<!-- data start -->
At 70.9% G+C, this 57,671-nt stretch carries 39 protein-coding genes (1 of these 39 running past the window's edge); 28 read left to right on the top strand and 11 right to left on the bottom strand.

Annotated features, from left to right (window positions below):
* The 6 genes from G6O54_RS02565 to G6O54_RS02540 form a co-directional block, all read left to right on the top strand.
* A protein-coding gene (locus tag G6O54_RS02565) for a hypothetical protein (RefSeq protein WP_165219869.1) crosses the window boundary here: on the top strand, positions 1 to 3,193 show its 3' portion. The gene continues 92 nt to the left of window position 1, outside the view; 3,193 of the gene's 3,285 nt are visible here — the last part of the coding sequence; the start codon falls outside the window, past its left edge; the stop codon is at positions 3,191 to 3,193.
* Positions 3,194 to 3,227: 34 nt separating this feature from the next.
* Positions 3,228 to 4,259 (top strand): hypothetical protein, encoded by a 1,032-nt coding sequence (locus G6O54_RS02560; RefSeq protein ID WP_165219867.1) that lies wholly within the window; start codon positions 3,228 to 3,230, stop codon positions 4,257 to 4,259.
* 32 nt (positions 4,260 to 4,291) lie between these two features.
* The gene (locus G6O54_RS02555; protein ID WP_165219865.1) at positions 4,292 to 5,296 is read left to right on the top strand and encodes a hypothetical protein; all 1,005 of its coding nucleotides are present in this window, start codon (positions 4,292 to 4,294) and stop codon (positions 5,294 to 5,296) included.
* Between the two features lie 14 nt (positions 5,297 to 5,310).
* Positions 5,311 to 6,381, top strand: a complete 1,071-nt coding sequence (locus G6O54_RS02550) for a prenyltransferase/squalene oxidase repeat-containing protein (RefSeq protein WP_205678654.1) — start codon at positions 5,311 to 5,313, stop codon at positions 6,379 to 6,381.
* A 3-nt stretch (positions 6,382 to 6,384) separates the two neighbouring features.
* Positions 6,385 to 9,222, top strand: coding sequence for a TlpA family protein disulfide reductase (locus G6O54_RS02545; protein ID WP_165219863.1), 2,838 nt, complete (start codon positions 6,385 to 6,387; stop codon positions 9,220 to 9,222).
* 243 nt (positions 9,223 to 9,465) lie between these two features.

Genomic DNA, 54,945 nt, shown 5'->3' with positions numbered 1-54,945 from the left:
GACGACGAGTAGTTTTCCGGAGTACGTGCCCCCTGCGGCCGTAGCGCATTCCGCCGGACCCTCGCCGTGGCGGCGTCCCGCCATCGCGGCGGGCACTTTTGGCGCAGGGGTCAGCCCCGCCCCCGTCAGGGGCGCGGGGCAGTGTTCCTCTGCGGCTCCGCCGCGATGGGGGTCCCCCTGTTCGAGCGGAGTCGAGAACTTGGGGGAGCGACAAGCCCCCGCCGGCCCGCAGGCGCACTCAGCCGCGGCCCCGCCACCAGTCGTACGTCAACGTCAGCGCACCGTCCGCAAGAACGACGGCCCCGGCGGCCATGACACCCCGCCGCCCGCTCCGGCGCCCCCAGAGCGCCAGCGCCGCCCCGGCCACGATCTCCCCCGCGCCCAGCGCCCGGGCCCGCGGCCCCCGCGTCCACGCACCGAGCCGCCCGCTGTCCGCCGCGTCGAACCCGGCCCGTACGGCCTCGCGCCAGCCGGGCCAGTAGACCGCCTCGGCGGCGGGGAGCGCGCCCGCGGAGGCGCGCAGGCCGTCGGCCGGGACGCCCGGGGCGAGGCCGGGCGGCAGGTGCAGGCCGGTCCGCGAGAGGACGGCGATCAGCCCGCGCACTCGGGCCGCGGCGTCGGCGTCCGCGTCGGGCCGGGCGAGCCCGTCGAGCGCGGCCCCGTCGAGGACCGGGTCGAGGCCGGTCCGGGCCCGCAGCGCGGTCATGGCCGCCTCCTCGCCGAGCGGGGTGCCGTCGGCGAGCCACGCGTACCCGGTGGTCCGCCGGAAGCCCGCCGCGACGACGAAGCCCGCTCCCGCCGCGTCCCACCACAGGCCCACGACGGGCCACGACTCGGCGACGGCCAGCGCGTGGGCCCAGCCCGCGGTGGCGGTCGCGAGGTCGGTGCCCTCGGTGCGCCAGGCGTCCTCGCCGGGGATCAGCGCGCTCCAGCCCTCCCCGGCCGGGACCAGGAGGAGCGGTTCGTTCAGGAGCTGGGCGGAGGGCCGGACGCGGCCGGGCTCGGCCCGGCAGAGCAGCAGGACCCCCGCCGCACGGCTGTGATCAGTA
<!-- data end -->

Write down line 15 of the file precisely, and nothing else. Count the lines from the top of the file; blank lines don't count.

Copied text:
GACGACGAGTAGTTTTCCGGAGTACGTGCCCCCTGCGGCCGTAGCGCATTCCGCCGGACCCTCGCCGTGGCGGCGTCCCGCCATCGCGGCGGGCACTTTTGGCGCAGGGGTCAGCCCCGCCCCCGTCAGGGGCGCGGGGCAGTGTTCCTCTGCGGCTCCGCCGCGATGGGGGTCCCCCTGTTCGAGCGGAGTCGAGAACTTGGGGGAGCGACAAGCCCCCGCCGGCCCGCAGGCGCACTCAGCCGCGGCCCCGCCACCAGTCGTACGTCAACGTCAGCGCACCGTCCGCAAGAACGACGGCCCCGGCGGCCATGACACCCCGCCGCCCGCTCCGGCGCCCCCAGAGCGCCAGCGCCGCCCCGGCCACGATCTCCCCCGCGCCCAGCGCCCGGGCCCGCGGCCCCCGCGTCCACGCACCGAGCCGCCCGCTGTCCGCCGCGTCGAACCCGGCCCGTACGGCCTCGCGCCAGCCGGGCCAGTAGACCGCCTCGGCGGCGGGGAGCGCGCCCGCGGAGGCGCGCAGGCCGTCGGCCGGGACGCCCGGGGCGAGGCCGGGCGGCAGGTGCAGGCCGGTCCGCGAGAGGACGGCGATCAGCCCGCGCACTCGGGCCGCGGCGTCGGCGTCCGCGTCGGGCCGGGCGAGCCCGTCGAGCGCGGCCCCGTCGAGGACCGGGTCGAGGCCGGTCCGGGCCCGCAGCGCGGTCATGGCCGCCTCCTCGCCGAGCGGGGTGCCGTCGGCGAGCCACGCGTACCCGGTGGTCCGCCGGAAGCCCGCCGCGACGACGAAGCCCGCTCCCGCCGCGTCCCACCACAGGCCCACGACGGGCCACGACTCGGCGACGGCCAGCGCGTGGGCCCAGCCCGCGGTGGCGGTCGCGAGGTCGGTGCCCTCGGTGCGCCAGGCGTCCTCGCCGGGGATCAGCGCGCTCCAGCCCTCCCCGGCCGGGACCAGGAGGAGCGGTTCGTTCAGGAGCTGGGCGGAGGGCCGGACGCGGCCGGGCTCGGCCCGGCAGAGCAGCAGGACCCCCGCCGCACGGCTGTGATCAGTA